Omicron BA.3 variant: symptoms of Covid subvariant, how contagious is it and does it cause severe illness?

The Omicron Covid variant was recently divided into three lineages, these being BA.1, BA.2, and BA.3.

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The World Health Organisation (WHO) has said it is tracking several sub lineages of the Omicron strain of Covid, including BA.1, BA.1.1, BA.2, and BA.3.

But what is Omicron BA.3 and can it cause severe disease?

What is BA.3?

Omicron was recently divided into three lineages, these being BA.1, BA.2, and BA.3.

All three lineages were first detected at approximately the same time and from the same place.

A study published in the Journal of Medical Virology titled ‘Emergence of Omicron third lineage BA.3 and its importance’ found that there were no specific mutations for the BA.3 lineage in spike protein.

Instead, it is a combination of mutations in BA.1 and BA.2 spike proteins.

What are the symptoms?

Common symptoms include a sore throat, runny nose, sneezing, headache, body ache and mild fever.

How contagious is it?

Omicron is considered to be the milder variant of Covid and during the third wave it was primarily caused by its subvariant BA.1. However, this variant has a rapid rate of transmission.

The three sub lineages of the Omicron variant were all detected from the same place and viruses that develop simultaneously and from the same place have equal chances of spreading worldwide.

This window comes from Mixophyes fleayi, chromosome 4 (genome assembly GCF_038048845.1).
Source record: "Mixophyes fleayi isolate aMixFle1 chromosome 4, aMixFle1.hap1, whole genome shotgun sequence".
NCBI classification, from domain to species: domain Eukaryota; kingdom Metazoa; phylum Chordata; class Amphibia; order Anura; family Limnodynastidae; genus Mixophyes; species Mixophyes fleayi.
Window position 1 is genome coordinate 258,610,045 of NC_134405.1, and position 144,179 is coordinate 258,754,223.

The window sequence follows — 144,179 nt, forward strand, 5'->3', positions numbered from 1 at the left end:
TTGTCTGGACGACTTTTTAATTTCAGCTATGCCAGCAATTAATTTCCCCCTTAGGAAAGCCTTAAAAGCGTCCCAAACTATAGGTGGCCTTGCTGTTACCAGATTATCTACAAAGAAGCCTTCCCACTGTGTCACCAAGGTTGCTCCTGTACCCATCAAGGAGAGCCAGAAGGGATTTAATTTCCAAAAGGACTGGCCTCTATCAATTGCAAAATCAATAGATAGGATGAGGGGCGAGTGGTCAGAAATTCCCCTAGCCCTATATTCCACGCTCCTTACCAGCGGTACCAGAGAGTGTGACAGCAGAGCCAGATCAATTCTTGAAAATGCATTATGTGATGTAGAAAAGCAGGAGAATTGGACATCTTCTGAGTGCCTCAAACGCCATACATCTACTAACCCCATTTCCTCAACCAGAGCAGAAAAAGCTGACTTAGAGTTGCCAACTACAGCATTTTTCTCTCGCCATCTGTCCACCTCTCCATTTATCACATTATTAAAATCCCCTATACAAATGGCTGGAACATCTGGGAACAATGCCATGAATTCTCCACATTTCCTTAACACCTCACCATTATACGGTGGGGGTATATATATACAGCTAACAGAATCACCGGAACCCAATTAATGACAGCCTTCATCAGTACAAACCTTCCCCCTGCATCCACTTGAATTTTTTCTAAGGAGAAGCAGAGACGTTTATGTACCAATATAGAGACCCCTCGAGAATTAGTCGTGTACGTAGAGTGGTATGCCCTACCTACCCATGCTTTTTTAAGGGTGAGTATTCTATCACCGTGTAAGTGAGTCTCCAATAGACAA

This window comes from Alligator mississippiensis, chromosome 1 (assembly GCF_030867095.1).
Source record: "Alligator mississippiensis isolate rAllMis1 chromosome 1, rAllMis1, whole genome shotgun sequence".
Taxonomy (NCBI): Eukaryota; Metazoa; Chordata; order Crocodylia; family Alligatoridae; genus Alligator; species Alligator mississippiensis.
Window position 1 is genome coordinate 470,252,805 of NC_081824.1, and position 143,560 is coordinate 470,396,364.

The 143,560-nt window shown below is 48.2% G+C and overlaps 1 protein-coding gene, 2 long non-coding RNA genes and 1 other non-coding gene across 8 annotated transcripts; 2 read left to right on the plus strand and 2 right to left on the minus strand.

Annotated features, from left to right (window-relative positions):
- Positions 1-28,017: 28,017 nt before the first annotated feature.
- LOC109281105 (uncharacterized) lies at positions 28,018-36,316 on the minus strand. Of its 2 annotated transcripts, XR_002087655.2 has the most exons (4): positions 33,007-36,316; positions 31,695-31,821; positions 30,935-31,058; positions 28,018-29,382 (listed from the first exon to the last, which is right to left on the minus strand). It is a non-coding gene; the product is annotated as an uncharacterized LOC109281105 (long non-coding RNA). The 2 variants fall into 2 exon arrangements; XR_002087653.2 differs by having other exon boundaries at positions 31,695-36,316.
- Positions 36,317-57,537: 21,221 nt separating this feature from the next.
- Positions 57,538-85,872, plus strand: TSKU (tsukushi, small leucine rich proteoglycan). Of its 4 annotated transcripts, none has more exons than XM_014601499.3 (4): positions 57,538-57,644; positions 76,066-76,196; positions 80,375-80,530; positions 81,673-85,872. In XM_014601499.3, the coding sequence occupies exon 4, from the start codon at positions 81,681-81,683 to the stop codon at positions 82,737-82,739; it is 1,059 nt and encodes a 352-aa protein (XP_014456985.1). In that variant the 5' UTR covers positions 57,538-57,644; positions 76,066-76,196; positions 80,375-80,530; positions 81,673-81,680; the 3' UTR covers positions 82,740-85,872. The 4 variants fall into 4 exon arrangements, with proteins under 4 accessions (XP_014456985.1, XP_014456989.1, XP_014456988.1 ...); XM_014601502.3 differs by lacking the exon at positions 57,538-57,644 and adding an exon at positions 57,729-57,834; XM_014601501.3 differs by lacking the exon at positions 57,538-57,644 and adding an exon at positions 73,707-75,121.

The study found that of the 33 mutations in the BA.3 lineage spike protein, 31 mutations are common to BA.1.

It said: "BA.3 lineage caused the lowest number of cases in these three lineages. Therefore, it can be speculated that the reason for the BA.3 lineage spreading at very low speeds and causing fewer cases may have been due to the loss of six mutations from BA.1 or obtaining two mutations from BA.2.”

The study said Omicron has so far been thought to cause mild disease, but "it is also possible to develop some mutations" that can lead to serious illness.

Although all the three lineages have spread worldwide, the rate of spread of these three lineages is different.

The study added: "Of these three lineages, it is questionable why only BA.1 dominates much more than the other lineages. This is likely due to differences in mutations in the spike protein required for virus transmission and host cell entry," the study showed.”